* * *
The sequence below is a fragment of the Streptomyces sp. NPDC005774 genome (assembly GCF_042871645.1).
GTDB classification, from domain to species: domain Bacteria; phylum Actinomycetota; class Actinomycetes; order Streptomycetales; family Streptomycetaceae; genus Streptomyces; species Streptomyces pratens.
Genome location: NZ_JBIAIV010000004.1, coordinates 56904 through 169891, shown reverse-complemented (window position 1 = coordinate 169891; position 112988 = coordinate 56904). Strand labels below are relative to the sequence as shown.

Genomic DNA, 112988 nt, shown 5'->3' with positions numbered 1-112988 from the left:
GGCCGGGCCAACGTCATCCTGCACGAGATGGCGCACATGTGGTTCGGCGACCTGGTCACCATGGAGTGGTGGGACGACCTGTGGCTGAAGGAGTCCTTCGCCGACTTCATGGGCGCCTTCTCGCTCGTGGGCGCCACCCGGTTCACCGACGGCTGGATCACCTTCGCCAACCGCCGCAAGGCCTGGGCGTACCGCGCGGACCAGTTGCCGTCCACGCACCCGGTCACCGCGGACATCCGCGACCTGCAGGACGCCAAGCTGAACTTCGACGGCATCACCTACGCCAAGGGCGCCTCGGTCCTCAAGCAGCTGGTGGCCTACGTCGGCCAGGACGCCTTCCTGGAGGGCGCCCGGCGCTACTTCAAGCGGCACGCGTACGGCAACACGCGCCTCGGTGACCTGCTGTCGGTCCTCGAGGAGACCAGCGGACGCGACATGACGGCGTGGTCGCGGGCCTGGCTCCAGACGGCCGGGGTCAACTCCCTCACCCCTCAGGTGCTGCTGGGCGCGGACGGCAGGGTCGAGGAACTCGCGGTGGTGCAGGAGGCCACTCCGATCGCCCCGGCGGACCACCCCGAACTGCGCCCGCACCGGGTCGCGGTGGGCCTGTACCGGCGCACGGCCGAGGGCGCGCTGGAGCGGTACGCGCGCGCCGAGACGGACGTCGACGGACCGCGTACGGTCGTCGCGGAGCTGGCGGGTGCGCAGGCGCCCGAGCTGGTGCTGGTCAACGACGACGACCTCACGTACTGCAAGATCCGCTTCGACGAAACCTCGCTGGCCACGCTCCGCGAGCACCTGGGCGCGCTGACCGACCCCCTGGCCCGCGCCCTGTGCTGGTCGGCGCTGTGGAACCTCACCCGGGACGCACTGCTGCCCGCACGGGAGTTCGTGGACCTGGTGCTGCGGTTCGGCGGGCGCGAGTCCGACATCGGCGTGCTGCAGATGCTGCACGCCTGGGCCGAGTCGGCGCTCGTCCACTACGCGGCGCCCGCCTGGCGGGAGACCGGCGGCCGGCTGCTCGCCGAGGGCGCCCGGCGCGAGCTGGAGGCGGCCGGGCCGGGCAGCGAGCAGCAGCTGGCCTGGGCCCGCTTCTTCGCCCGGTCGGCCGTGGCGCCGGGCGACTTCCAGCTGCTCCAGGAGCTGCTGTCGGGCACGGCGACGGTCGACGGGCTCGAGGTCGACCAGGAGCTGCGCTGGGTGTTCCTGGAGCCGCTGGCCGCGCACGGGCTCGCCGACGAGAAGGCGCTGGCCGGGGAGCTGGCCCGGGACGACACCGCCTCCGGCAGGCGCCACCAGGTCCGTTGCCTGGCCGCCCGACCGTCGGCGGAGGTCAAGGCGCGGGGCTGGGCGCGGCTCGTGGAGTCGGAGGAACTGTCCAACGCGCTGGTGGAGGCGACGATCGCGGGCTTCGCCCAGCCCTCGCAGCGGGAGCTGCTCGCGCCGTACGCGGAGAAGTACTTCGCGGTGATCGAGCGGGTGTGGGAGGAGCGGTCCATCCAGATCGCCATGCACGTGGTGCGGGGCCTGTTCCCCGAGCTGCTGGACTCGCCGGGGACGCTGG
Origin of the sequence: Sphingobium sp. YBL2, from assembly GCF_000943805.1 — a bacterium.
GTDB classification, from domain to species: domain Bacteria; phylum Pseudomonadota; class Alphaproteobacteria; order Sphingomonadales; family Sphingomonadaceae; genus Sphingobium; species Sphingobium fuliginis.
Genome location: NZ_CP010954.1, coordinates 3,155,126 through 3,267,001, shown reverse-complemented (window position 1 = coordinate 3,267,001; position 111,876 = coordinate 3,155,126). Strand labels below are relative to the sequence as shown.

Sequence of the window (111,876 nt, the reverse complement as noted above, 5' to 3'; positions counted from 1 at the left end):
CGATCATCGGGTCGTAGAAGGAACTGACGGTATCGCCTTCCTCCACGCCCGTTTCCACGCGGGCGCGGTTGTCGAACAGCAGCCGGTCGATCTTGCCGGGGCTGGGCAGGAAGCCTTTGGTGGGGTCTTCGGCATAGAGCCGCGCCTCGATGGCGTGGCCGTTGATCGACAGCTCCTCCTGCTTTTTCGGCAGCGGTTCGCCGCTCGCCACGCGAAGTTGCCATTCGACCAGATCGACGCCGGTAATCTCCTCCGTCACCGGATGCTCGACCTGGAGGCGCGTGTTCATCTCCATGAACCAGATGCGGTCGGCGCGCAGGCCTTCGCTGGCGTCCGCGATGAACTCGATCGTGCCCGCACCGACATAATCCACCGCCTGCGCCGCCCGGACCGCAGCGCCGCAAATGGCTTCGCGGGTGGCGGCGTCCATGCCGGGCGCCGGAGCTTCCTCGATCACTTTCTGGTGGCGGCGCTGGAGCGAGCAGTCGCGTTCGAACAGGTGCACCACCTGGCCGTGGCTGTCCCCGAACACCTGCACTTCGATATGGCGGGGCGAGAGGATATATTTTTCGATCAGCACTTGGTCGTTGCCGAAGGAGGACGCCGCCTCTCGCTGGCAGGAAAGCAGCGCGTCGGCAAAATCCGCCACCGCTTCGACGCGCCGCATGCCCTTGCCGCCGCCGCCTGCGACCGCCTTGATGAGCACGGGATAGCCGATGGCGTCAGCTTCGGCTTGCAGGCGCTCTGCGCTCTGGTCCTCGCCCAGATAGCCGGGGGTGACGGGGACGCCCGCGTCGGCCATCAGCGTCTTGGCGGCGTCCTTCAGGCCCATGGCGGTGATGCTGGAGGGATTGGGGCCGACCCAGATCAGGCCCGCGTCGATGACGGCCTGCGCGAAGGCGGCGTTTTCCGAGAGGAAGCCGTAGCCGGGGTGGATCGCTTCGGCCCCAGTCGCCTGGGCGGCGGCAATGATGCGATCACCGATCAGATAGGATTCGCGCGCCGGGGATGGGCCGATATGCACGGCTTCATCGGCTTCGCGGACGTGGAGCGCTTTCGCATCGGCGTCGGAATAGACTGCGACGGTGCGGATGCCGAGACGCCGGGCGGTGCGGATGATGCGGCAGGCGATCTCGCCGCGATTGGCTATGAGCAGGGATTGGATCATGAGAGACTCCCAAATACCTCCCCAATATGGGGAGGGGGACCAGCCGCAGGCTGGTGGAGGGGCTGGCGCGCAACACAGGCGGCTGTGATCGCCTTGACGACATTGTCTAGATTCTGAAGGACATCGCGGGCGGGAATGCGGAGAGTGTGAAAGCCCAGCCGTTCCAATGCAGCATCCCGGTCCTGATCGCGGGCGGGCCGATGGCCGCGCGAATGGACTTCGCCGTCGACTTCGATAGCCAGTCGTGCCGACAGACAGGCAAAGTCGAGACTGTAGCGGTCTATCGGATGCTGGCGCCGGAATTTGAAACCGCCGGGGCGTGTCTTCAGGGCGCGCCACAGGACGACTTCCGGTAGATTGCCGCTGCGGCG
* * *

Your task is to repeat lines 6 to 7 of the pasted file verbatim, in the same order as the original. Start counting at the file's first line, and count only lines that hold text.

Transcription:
Origin of the sequence: Sphingobium sp. YBL2, from assembly GCF_000943805.1 — a bacterium.
GTDB classification, from domain to species: domain Bacteria; phylum Pseudomonadota; class Alphaproteobacteria; order Sphingomonadales; family Sphingomonadaceae; genus Sphingobium; species Sphingobium fuliginis.